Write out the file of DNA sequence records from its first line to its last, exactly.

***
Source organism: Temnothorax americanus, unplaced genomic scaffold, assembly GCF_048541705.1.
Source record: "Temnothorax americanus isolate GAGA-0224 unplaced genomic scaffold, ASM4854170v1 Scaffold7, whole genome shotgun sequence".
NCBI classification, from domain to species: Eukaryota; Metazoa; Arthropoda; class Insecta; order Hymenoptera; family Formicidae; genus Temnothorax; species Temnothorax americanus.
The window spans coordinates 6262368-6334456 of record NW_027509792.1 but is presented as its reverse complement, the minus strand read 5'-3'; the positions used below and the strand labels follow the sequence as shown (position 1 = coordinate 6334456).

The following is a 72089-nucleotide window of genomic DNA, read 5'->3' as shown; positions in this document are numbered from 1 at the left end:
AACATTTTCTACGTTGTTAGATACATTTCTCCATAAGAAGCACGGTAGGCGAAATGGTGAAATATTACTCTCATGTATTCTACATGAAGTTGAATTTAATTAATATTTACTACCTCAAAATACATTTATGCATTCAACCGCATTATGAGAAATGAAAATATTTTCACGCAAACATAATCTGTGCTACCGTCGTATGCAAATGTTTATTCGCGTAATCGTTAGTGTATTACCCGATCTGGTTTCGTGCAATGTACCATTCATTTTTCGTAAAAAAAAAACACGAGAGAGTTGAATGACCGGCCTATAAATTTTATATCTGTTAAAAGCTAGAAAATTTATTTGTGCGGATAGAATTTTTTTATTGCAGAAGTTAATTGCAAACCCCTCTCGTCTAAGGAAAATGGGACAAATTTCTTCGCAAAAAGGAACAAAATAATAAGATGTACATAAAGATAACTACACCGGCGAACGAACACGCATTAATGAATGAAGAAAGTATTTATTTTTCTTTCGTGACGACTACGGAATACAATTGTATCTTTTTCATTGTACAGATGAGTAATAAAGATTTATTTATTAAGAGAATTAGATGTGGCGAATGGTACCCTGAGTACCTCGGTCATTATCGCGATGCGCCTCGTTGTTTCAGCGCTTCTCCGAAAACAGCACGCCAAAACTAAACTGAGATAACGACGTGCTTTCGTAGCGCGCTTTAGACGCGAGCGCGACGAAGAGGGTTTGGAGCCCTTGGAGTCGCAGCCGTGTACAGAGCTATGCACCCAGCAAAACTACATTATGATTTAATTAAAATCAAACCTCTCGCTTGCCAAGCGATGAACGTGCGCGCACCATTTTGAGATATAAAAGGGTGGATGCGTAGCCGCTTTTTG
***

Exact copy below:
Source organism: Temnothorax americanus, unplaced genomic scaffold, assembly GCF_048541705.1.
Source record: "Temnothorax americanus isolate GAGA-0224 unplaced genomic scaffold, ASM4854170v1 Scaffold7, whole genome shotgun sequence".
NCBI classification, from domain to species: Eukaryota; Metazoa; Arthropoda; class Insecta; order Hymenoptera; family Formicidae; genus Temnothorax; species Temnothorax americanus.
The window spans coordinates 6262368-6334456 of record NW_027509792.1 but is presented as its reverse complement, the minus strand read 5'-3'; the positions used below and the strand labels follow the sequence as shown (position 1 = coordinate 6334456).

The following is a 72089-nucleotide window of genomic DNA, read 5'->3' as shown; positions in this document are numbered from 1 at the left end:
AACATTTTCTACGTTGTTAGATACATTTCTCCATAAGAAGCACGGTAGGCGAAATGGTGAAATATTACTCTCATGTATTCTACATGAAGTTGAATTTAATTAATATTTACTACCTCAAAATACATTTATGCATTCAACCGCATTATGAGAAATGAAAATATTTTCACGCAAACATAATCTGTGCTACCGTCGTATGCAAATGTTTATTCGCGTAATCGTTAGTGTATTACCCGATCTGGTTTCGTGCAATGTACCATTCATTTTTCGTAAAAAAAAAACACGAGAGAGTTGAATGACCGGCCTATAAATTTTATATCTGTTAAAAGCTAGAAAATTTATTTGTGCGGATAGAATTTTTTTATTGCAGAAGTTAATTGCAAACCCCTCTCGTCTAAGGAAAATGGGACAAATTTCTTCGCAAAAAGGAACAAAATAATAAGATGTACATAAAGATAACTACACCGGCGAACGAACACGCATTAATGAATGAAGAAAGTATTTATTTTTCTTTCGTGACGACTACGGAATACAATTGTATCTTTTTCATTGTACAGATGAGTAATAAAGATTTATTTATTAAGAGAATTAGATGTGGCGAATGGTACCCTGAGTACCTCGGTCATTATCGCGATGCGCCTCGTTGTTTCAGCGCTTCTCCGAAAACAGCACGCCAAAACTAAACTGAGATAACGACGTGCTTTCGTAGCGCGCTTTAGACGCGAGCGCGACGAAGAGGGTTTGGAGCCCTTGGAGTCGCAGCCGTGTACAGAGCTATGCACCCAGCAAAACTACATTATGATTTAATTAAAATCAAACCTCTCGCTTGCCAAGCGATGAACGTGCGCGCACCATTTTGAGATATAAAAGGGTGGATGCGTAGCCGCTTTTTG